Gary Allen on Business: Sunday, May 15, 2016 – Podcast Now Available

Jim Cramer of Booyah Fame Mainly Delivers “Boo”

Jim CramerJim Cramer of Mad Money fame on CNBC has popularized fame with his fast paced show that has its roots in the production values of the Jerry Springer show. You may laugh, but Cramer’s Mad Money show is the brainchild of Susan Krakower, the former producer of the over the top Jerry Springer show. If you think about Springer, sports talk radio and a touch of a traditional financial show, you have the secret sauce that became Mad Money.

The show has seen a ratings decline in recent years but the frenetic energy remains. Adding some spice, this weekend a new movie titled Money Monster starring George Clooney has opened across America. But the focus of my story on the show this week is a research report that also was released on Friday. That report from researchers at the Wharton School of Business look into the track record of Cramer’s stock picks.

It may come as a surprise to some, but I was not caught off guard by the results of the research report. Bottom line, Cramer has not done well compared to the S&P 500 with his charitable fund. While Cramer is just one example, he is the poster child for “smart” active management. At this point the numbers are in and Cramer like most of his peers trail the returns of the stock market.

The Living Wage Movement For A Few


Everywhere you turn these days, people are protesting for a living wage. Currently, the living wage benchmark according to the protestors and their supports is $15 per hour. However, the part of the story that most protestors are missing is who will be left working once $15 per hour becomes reality.

Fast food workers are some of the primary protestors pressuring employers to raise the minimum wage to $15. Too often companies are vilified for underpaying their workers and having profits that are too large. Are there companies that take advantage of their workers, of course, but I never remember anyone until now talking about a fast food job being a place to work to support a family of four. 

Fast food jobs and most retail jobs have traditionally been entry level positions for young and or unskilled workers to enter the workforce. In my opinion, the majority of the workers currently protesting for $15 per hour will be worse off if they achieve their goal. The reason is simple, automation will replace most of the jobs and they will be unemployed. A fraction of the current workers will be left earning $15 per hour watching customers order and pay for their own meals at self-service kiosks, while a couple folks will be left in the back feeding machines that prepare most of the food. Wendy’s this week became the first major fast food chain that said it will install these kiosks this year at all of its locations.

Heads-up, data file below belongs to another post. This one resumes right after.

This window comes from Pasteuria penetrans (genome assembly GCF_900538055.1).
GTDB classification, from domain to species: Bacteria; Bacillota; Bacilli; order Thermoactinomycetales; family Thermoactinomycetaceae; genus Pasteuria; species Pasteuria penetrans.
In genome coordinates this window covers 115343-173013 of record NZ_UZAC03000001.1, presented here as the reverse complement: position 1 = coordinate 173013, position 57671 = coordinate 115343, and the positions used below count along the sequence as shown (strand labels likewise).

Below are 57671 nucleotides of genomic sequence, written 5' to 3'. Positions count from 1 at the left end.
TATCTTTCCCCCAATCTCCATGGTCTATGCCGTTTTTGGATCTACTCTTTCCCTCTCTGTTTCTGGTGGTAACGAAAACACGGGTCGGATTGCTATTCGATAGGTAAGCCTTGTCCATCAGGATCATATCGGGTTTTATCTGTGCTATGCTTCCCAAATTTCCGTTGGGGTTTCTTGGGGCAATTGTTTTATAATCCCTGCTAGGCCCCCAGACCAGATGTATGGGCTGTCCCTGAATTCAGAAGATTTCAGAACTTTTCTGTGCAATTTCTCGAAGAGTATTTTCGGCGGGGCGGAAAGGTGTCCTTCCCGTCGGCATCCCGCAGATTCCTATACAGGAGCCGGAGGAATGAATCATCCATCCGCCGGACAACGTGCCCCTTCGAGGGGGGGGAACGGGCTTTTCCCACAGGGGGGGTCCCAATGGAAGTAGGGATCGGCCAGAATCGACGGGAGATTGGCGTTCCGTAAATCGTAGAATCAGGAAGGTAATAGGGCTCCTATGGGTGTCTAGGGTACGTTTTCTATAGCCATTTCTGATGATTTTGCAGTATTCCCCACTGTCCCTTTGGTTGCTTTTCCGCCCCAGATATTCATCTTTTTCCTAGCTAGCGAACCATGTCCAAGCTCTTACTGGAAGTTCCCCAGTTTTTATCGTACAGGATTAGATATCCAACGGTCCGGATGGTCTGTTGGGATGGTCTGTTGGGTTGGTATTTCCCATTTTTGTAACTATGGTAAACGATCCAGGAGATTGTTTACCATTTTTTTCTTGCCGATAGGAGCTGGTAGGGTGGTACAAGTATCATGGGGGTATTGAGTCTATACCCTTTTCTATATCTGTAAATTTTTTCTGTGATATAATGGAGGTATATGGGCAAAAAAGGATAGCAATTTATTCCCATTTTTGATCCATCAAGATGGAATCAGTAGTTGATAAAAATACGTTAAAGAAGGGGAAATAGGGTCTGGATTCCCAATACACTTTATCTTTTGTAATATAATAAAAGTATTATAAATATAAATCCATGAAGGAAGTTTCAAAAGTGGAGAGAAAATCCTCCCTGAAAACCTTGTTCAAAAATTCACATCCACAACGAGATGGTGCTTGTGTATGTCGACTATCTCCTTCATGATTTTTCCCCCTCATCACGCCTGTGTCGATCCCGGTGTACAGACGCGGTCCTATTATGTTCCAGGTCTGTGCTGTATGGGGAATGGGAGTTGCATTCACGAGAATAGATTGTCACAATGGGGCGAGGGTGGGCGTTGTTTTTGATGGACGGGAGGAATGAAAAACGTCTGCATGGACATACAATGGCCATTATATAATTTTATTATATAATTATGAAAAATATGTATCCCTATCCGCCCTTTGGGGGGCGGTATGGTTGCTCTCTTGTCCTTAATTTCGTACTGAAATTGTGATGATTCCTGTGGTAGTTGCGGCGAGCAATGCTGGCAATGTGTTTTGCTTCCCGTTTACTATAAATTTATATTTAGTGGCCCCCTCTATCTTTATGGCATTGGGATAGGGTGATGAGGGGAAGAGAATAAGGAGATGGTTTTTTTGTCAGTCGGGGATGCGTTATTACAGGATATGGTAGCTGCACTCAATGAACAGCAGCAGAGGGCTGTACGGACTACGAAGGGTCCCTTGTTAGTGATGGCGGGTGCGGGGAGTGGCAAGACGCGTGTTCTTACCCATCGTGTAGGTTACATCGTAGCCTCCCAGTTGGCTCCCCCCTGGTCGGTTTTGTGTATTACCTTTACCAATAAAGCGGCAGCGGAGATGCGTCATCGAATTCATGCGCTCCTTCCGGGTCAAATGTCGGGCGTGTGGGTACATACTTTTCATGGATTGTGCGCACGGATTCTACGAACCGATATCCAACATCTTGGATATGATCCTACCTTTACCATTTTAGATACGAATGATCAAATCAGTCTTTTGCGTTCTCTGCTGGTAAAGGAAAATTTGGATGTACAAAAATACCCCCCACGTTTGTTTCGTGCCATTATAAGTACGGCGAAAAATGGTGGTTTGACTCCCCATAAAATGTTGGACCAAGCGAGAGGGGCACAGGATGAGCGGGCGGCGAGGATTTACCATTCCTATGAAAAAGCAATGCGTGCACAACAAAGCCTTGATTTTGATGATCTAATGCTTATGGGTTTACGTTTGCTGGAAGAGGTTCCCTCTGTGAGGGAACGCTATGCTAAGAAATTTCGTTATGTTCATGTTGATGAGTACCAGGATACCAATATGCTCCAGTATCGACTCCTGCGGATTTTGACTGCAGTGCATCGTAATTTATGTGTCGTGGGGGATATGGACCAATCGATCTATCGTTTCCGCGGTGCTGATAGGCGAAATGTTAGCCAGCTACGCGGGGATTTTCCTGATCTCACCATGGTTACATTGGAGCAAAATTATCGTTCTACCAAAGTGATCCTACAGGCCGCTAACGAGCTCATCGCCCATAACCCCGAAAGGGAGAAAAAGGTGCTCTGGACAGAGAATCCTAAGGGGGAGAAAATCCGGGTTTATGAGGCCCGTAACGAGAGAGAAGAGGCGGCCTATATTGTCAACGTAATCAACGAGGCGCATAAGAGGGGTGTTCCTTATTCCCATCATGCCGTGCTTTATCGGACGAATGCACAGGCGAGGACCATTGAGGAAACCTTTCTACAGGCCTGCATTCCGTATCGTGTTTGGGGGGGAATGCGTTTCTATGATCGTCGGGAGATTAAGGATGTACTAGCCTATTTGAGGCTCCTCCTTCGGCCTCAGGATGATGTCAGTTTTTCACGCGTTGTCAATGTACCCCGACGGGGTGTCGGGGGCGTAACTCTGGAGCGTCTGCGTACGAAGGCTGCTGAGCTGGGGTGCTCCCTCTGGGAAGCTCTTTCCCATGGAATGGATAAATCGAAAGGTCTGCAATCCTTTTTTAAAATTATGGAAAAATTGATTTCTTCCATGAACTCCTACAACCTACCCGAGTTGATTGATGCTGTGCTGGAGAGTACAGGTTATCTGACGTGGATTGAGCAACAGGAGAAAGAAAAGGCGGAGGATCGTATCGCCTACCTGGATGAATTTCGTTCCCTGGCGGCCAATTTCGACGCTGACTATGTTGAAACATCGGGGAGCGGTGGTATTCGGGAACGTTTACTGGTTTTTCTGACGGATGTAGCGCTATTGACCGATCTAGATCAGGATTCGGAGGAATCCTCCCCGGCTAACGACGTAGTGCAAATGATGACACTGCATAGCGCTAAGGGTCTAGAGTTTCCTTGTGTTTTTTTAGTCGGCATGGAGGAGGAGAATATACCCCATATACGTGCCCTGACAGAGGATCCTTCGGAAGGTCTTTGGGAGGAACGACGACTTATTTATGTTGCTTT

The problem is not $15 per hour for entry level jobs. The problem is too many low or unskilled workers who do not have access to training or education opportunities to improve themselves.  

Gary Allen on Business – Sunday, May 15, 2016 – Podcast

The Cramer story and $15 for the few highlight the show this week. Hope you enjoy the podcast. – Gary 


If you would like to contact Gary, the best way is through email at Or you can try to reach him at his office at 916.436.8331.



2 thoughts on “Gary Allen on Business: Sunday, May 15, 2016 – Podcast Now Available

  1. I think an assumption you make in your remark regarding $15 dollar minimum wage is there will be jobs for those with training in today’s economy. What is your evidence in support of that assumption Gary? I’ve heard reports of India having over supply of college graduates unable to obtain employment except in low paying service sector jobs. Isn’t the issue of how can the American economy be structured to provide a living wage for its workforce?

    1. Jim, thank you for your email and your thoughts. My only concern about the $15 minimum wage has to do with unskilled and young workers being priced out of entry level jobs. Minimum wage jobs are traditionally entry level jobs requiring little training or skills. People making minimum wage (since it was created; 25 cents per hour in 1938 a little over $4 per hour in today’s dollars) have to the best of my knowledge never had “living wage” jobs. Entry level jobs are just that and no more.

      According to the Federal Government (BLS 2014) only 3.9% of the workforce makes the federal minimum wage. Of that group, just about half are young workers (under 25 years of age). This does support the idea that minimum wage jobs are entry level jobs mostly held by young people.

      My whole point is by artificially raising the Federal minimum wage to $15 per hour will kill entry level jobs for young folks and those without skills. Raising the minimum wage so high will immediately make automation more preferable. People will not be willing to pay significantly higher prices for fast or casual food so those entry level jobs will be replaced with automation. That according to all of the major fast food chains is exactly what is going to happen. Wendy’s being the first but not the last to replace many of its workers with self-serve kiosks.

      Jim, thanks again for your email and thank you for listening to my program. – Gary

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